This is a tutorial on how to use a smartphone (or cell phone) to record any performance for which the phone’s microphone is inappropriate (as is the case with DJs, live electronic music, or really anything that is amplified). You may have tried this before & found that the result is an unintelligible noise, this happens because there is no gain control between your source & the recording, as there would be with a multitrack or other professional recording system. To circumnavigate this problem you will need a few things…
Things you will need:
- A smartphone or cellphone or even an iPod. The important part here is that 2 requirements are met:
- The device must have a 3.5mm jack (a headphone jack) that accepts a pair of headphones with an inline mic (a hands-free wired headset). The reason for this is that a standard pair pf headphones has 3 contacts on the plug while a hands-free headset has 4. The extra contact routes back into the phone.
- Your device must also have the capability to record from the mic input. This sounds obvious, but there is often no way to know whether this will work without trying it.
- A 3.5mm Plug (4 Pole) To 3 RCA A/V Cable.
- A suitable cable to connect one of the RCAs to your source. The most common connection I see is 1/4″, so a 1/4″ to RCA cable will do in that case.
- Adapters to plug it all in together. This is an optional accessory depending on the cables you have. If the 1/4 to RCA or the 3.5mm to RCA A/V cable has female RCA connections you will not need the adapters otherwise you will need a female to female RCA coupler (most commonly available at Radio Shack or any home theater distributor) to link the two cables together.
- An audio source. Ideally this will be a mixer that has a record out or booth out if you are recording a DJ or, if you are recording a band (etc), you will pull your source from the front of house mixer.
- Something to hold your phone to record the video. This seemed pretty obvious & self explanatory, but it is a DIY tutorial, so there. I actually saw a retailer recently that was offering small brackets meant to hold an iPhone for video recording (which even had tripod threads on it).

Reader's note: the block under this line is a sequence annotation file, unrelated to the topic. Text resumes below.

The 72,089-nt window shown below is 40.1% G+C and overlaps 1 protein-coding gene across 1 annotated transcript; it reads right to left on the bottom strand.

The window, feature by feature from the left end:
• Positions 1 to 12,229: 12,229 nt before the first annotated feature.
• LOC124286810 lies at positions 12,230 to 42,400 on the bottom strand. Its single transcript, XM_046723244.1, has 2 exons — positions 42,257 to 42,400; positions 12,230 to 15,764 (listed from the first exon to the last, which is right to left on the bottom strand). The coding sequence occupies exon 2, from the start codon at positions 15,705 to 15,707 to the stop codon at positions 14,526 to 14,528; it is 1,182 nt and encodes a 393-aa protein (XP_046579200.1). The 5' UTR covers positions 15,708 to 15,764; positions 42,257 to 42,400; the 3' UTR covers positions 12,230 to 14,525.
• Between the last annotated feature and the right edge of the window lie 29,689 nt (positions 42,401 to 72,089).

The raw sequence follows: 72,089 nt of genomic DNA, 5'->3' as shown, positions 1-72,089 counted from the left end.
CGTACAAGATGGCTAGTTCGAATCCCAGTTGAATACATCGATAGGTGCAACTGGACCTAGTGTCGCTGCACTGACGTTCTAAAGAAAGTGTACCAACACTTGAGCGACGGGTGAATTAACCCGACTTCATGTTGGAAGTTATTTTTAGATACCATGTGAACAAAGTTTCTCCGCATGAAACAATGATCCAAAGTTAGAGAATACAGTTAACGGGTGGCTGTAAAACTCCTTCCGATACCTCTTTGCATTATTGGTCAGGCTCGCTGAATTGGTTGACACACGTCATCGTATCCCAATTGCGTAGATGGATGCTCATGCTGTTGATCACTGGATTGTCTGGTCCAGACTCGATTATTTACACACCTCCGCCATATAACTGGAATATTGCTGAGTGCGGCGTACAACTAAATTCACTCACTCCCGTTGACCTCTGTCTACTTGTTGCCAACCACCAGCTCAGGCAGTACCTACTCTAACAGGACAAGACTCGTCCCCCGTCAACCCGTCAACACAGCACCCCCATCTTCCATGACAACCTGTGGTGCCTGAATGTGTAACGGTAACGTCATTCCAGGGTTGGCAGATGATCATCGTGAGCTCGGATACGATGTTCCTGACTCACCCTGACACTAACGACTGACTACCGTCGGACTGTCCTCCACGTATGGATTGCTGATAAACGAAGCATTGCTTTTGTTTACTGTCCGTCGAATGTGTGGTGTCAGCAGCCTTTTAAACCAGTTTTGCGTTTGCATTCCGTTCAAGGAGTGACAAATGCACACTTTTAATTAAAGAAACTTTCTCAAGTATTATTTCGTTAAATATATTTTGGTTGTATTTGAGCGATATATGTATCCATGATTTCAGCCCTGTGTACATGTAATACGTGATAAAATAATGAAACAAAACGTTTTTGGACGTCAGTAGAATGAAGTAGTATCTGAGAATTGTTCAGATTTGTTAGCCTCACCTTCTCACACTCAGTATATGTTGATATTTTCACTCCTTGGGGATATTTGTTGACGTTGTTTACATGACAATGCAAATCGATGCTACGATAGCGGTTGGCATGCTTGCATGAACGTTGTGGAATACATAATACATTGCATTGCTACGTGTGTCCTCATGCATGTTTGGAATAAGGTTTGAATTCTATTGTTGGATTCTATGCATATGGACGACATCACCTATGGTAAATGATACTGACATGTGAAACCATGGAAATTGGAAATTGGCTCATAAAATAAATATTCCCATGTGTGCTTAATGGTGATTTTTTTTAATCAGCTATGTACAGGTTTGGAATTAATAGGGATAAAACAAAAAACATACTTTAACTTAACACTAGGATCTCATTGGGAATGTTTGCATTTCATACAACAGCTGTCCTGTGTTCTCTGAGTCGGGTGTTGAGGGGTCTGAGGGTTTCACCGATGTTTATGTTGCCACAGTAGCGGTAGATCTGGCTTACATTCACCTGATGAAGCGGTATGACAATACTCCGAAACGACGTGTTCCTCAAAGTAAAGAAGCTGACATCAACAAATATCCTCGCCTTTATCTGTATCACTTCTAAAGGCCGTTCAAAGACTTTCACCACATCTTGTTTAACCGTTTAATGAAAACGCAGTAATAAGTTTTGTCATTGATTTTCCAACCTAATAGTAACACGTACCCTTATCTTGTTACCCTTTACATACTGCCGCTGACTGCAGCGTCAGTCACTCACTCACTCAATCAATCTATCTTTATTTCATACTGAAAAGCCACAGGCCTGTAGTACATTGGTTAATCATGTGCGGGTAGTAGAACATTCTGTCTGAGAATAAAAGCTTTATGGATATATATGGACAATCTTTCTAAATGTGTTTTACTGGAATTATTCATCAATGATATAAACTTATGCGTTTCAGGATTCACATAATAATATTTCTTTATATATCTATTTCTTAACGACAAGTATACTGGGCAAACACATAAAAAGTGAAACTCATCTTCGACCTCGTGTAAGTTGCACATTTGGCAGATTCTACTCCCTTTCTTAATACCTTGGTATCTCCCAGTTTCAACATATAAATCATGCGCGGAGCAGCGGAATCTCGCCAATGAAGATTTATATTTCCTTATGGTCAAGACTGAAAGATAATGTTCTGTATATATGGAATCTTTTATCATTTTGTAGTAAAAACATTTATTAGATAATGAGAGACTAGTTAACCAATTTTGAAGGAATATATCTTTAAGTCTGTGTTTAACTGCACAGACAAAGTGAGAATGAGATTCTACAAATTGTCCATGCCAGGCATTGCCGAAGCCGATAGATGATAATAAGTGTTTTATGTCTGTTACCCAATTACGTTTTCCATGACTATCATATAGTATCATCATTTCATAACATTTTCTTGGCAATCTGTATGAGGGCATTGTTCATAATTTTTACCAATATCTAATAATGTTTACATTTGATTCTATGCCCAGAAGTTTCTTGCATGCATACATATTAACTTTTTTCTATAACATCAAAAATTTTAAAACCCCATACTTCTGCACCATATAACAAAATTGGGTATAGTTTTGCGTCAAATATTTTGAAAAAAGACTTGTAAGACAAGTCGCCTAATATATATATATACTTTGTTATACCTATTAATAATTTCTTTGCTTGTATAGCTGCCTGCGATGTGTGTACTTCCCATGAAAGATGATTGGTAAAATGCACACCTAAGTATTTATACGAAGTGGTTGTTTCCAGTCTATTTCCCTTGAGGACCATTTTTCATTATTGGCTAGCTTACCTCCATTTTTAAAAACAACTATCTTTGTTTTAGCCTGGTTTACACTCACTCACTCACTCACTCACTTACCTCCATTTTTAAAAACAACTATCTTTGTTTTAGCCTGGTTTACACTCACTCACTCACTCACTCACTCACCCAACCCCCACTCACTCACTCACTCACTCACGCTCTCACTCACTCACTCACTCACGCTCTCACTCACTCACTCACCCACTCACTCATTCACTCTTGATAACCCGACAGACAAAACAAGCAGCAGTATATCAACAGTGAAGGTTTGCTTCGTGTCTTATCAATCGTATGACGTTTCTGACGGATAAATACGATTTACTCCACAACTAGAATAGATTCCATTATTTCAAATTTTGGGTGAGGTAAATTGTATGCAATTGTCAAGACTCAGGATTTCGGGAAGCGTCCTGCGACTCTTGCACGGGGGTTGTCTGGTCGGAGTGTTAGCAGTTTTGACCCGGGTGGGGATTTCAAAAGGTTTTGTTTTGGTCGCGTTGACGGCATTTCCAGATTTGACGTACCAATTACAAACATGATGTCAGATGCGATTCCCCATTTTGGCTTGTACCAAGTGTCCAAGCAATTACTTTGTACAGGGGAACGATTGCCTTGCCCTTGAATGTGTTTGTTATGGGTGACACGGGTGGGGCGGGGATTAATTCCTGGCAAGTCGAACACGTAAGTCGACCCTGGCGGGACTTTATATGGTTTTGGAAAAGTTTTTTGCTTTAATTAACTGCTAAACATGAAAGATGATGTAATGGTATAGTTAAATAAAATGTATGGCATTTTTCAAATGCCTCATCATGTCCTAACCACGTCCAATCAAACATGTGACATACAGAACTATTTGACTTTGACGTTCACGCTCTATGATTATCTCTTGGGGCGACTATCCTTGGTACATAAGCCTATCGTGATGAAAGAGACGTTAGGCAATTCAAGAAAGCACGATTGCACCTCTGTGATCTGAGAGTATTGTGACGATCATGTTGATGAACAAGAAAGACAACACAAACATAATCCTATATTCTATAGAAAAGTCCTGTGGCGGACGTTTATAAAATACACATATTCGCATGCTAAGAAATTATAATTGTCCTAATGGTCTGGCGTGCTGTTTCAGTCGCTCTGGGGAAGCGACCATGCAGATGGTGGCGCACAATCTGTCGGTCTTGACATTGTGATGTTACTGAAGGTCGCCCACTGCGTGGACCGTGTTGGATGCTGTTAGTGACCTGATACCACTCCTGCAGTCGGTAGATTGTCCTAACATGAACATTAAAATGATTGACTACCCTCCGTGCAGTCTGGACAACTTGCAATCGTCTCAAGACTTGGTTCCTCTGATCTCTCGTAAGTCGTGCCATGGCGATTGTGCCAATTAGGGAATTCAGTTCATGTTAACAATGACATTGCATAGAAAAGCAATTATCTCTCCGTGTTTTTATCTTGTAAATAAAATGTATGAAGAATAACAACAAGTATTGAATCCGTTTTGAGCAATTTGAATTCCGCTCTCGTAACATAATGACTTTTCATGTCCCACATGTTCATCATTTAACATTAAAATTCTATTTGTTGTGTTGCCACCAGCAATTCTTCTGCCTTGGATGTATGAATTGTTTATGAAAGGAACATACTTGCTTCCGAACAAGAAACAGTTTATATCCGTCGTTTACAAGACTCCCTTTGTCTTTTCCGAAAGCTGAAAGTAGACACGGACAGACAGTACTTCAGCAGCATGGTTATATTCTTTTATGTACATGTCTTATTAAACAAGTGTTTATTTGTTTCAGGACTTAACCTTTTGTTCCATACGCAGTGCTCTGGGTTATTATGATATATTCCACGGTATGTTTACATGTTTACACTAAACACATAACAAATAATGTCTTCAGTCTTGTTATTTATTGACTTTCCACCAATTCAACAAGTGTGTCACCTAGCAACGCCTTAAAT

The procedure is quite simple, you only need to connect the source to the RCA that connects to the contact normally used for the microphone in a hands-free headset (which I believe is the yellow if you have a standard color coded A/V cable like the one shown above), the other RCA connections will only output sound & not accept an input, so this will only produce a monaural recording, but most phone’s video software doesn’t record stereo anyway. For this reason, if possible, you will want to connect to an output that combines the two channels into one signal stream (not possible with most DJ mixers, but possible with some FOH mixers).
A few notes:
- Connecting this apparatus is an exact science, the recording itself is not. When I say that I simply mean that you will need a bit of trial and error to get the levels right. When in doubt, record a few seconds and listen to it before your friend, the headliner, whoever, plays their set. This is not something you will get quality audio out of if you are in a hurry (unless you are incredibly lucky or know the mixer’s output levels well and have recorded it this way before), the reason for that is you will (typically) not have a meter for the audio levels coming into the phone so you won’t know if the output of the mixer is coming in too hot without a bit of testing.
- The RCAs on the cable you end up using for this may not be color coded the same (or the pinout may not match the standard if you scrounged a cable that came with someone’s camcorder) so test that as well before you need this to work for you.
- When in doubt about the recording levels, run it lower than you think you will need. This a basic concept to studio engineers, but it may not be as obvious to someone who hasn’t done it a lot. The reason for this is that once you clip a signal the sound is completely lost, whereas if your signal is a bit too quiet you can always amplify it in post-processing.
- While it is possible to span long distances with an RCA cable added into the middle of the connections, it is not advisable. The more adapters & connections used reduce the signal quality of the final recording & for that reason the shorter the distance the sound has to travel in the cable the better it will sound.
- While it makes more sense to plug this apparatus into the venue’s mixing board if you are recording several different artists who are running separate inputs, it may be much easier to do this using the booth out connectors on the DJ mixer (assuming they aren’t in use) if everything is running through that mixer.
- This entire article can be applied to recording with a laptop as well as long as it has a line in or mic connector (if it is a dedicated mic port & cannot be switched to a line level input remember that a mic is amplified more than a line level input).